Scanning electron microscopy evaluation

The specimens of all the three groups were grooved buccolingually along the entire length, with the help of a #168-L high-speed bur, without perforating into the root canal space. The roots were then split carefully along the length of the groove with an enamel chisel. One half of the split root was randomly selected, sputter coated, and subjected to SEM evaluation. Root samples were scanned at the cervical, middle, and apical root third levels using SEM (S 3400 N-Hitachi, CA, USA) at 15 kv and observed under ×2000 and ×5000.

   Results Top

[Figure 1] illustrates the representative SEM images of the coronal, middle, and apical root thirds of the Groups I and II at ×2000 and ×5000. Group I (i.e., LA/sterile water and no instrumentation group) revealed patent dentinal tubules with no precipitate formation throughout the entire extent of the root canal surface, whereas specimens in Group II revealed precipitate occlusion at all the three root thirds of the specimens studied. Moreover, chemomechanical instrumentation procedure following the use of LA/NaOCl (Group III) also revealed the presence of precipitate in the dentinal tubules at coronal, middle, and apical root thirds, as depicted in [Figure 2].
Figure 1: Representative scanning electron microscopic images of the root canal surfaces of the Group I (Control) and Group II (lidocaine hydrochloride with adrenaline/sodium hypochlorite group without instrumentation) observed at coronal-, middle-, and apical-thirds at ×2000 (a-f) and ×5000 (g-l). All control specimens (a-c and g-i) revealed patent dentinal tubules with no precipitate occlusion, whereas all the experimental samples (d-f and j-l) revealed occlusion of dentinal tubules with precipitate formation

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Figure 2: Representative scanning electron microscopic images of the root canal surfaces of the Group III specimens administered with lidocaine hydrochloride with adrenaline/sodium hypochlorite combination followed by chemomechanical instrumentation observed at coronal- (a), middle- (b), and apical-thirds (c) at ×5000

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   Discussion Top

Mechanical shaping and cleaning greatly remove the majority of the inflamed pulp remnants and infected dentin from the root canal system. However, owing to its anatomical complexities, organic and inorganic residues including bacteria cannot be completely removed from the canal and do often persist.[15],[16] Hence, chemical debridement in the form of various irrigants is required in addition to the mechanical preparation of the root canal system for achieving optimal results.[17]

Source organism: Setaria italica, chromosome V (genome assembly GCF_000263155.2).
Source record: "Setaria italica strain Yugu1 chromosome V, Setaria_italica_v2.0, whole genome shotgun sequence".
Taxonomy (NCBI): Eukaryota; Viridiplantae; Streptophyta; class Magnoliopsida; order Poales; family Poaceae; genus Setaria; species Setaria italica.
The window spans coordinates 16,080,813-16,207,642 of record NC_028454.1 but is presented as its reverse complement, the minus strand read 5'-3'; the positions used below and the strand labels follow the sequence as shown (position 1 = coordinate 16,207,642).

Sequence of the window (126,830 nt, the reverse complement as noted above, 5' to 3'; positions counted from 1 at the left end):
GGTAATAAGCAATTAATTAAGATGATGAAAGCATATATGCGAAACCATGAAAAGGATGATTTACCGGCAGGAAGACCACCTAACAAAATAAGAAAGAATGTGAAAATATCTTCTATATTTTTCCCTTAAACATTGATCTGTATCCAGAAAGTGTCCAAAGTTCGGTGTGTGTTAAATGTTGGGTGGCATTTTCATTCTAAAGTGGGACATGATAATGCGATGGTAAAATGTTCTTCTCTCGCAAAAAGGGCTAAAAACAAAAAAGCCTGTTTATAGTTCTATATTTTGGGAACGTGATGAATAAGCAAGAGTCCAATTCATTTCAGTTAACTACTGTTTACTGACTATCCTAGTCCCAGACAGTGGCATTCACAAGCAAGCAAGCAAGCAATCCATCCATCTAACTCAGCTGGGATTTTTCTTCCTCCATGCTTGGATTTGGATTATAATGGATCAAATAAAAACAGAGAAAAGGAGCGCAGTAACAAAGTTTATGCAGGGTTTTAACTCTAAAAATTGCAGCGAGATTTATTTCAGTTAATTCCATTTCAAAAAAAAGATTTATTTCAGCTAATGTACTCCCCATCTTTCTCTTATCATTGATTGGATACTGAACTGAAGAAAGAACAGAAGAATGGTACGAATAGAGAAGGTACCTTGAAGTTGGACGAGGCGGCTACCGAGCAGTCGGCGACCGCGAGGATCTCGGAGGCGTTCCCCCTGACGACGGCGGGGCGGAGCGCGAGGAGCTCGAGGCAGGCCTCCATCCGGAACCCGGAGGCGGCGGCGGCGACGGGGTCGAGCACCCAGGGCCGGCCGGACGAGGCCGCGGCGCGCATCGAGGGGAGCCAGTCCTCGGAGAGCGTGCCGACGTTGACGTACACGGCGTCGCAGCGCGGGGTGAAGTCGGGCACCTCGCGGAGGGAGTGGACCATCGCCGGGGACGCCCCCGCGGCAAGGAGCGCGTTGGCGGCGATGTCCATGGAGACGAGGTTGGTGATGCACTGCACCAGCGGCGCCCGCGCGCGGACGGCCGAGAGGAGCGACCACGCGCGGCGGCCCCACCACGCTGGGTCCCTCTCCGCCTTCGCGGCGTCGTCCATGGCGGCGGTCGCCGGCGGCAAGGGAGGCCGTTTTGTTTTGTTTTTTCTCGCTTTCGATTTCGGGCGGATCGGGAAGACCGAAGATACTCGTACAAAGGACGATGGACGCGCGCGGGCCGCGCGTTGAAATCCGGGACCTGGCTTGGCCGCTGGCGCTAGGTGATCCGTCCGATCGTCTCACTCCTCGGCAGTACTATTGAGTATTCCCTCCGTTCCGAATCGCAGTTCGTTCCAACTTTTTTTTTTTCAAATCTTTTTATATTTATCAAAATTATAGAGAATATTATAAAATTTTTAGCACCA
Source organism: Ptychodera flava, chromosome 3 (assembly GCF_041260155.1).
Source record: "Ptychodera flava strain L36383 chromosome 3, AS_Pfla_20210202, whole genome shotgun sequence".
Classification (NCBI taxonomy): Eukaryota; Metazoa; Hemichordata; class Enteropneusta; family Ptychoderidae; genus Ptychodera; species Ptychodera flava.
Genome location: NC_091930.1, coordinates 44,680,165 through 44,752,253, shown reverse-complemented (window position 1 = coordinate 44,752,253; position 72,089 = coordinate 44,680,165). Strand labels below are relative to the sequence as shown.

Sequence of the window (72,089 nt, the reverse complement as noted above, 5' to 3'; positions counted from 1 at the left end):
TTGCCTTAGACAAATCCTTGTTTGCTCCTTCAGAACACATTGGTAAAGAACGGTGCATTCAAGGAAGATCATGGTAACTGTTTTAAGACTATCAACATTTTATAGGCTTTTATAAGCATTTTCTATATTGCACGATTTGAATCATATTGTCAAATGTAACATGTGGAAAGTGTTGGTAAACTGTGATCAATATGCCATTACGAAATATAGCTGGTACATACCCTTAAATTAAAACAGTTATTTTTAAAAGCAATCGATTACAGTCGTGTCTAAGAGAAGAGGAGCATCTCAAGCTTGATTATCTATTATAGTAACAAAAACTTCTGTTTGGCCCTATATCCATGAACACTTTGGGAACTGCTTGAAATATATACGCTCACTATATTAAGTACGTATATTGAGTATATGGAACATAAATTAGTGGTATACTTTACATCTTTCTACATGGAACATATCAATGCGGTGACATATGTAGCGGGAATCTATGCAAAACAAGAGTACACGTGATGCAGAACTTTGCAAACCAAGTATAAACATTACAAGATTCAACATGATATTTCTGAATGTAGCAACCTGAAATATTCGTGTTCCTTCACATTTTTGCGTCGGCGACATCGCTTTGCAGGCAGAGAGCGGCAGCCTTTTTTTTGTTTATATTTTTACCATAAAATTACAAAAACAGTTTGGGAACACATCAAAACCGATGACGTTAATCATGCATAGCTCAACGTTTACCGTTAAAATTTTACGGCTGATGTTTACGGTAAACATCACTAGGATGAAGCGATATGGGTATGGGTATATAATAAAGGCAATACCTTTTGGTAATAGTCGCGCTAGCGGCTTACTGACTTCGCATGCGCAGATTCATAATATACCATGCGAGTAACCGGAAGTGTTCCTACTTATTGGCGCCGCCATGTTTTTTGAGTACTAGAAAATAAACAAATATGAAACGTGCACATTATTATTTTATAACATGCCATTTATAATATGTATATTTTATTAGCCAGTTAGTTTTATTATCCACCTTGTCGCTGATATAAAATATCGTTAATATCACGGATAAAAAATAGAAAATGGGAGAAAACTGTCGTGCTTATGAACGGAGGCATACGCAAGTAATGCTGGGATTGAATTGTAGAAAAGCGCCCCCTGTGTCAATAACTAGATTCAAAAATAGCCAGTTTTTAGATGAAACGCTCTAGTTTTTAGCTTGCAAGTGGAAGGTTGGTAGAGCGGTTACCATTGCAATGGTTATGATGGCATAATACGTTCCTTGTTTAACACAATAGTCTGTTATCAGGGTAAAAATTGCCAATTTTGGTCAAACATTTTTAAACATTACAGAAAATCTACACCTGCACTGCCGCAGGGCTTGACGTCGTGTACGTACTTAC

The most commonly employed irrigants in endodontics such as NaOCl, EDTA, and chlorhexidine (CHX) are always used in conjunction to achieve the desired therapeutic effects.[13] As a result, these irrigants routinely come into contact with each other during the root canal therapy. Basrani et al.[18] in an earlier study reported that the interaction between NaOCl and CHX resulted in the formation of parachloroaniline (PCA) precipitate, which is a known carcinogen. Although Orhan et al.[19] in a recent study proved that the precipitate did not contain free PCA, the authors claimed that there was a definite formation of a brown precipitate on mixing NaOCl and CHX. Rasimick et al.[20] also reported the formation of a white precipitate when 17% EDTA and 1% CHX were mixed, but this was reported to be nontoxic.

Although the interactions between various endodontic irrigants are quite well known, the interaction between LA solution (employed for IPI) and subsequently used irrigants are often overlooked in a clinical scenario. Vidhya et al.[14] evaluated the interaction between lidocaine hydrochloride (with or without adrenaline) and commonly used irrigants such as NaOCl, CHX, and EDTA using NMR spectroscopy. The authors proved that NaOCl and LA combination resulted in the formation of a precipitate, whereas EDTA and CHX, when admixed with LA solution, did not result in any precipitate formation.[14] The present study is one of the first investigation reports to evaluate the presence of LA/NaOCl precipitate on the root canal walls even after cleaning and shaping procedures. The general presumption is that such a precipitate, even when formed, will be removed from the root canal following the subsequently employed chemomechanical preparation. In the present study, 17% EDTA was used as an initial rinse in all the samples of the test groups prior to the experiment. This was done for an effective removal of the smear layer, thereby resulting in demineralization of peritubular and intertubular dentin for enhanced visualization of open dentinal tubules.[21] SEM evaluation of the root canal walls also provides ultrastructural assessment of the cleanliness of the dentin surfaces following different irrigation and cleaning methods, as employed in the previous studies.[22],[23]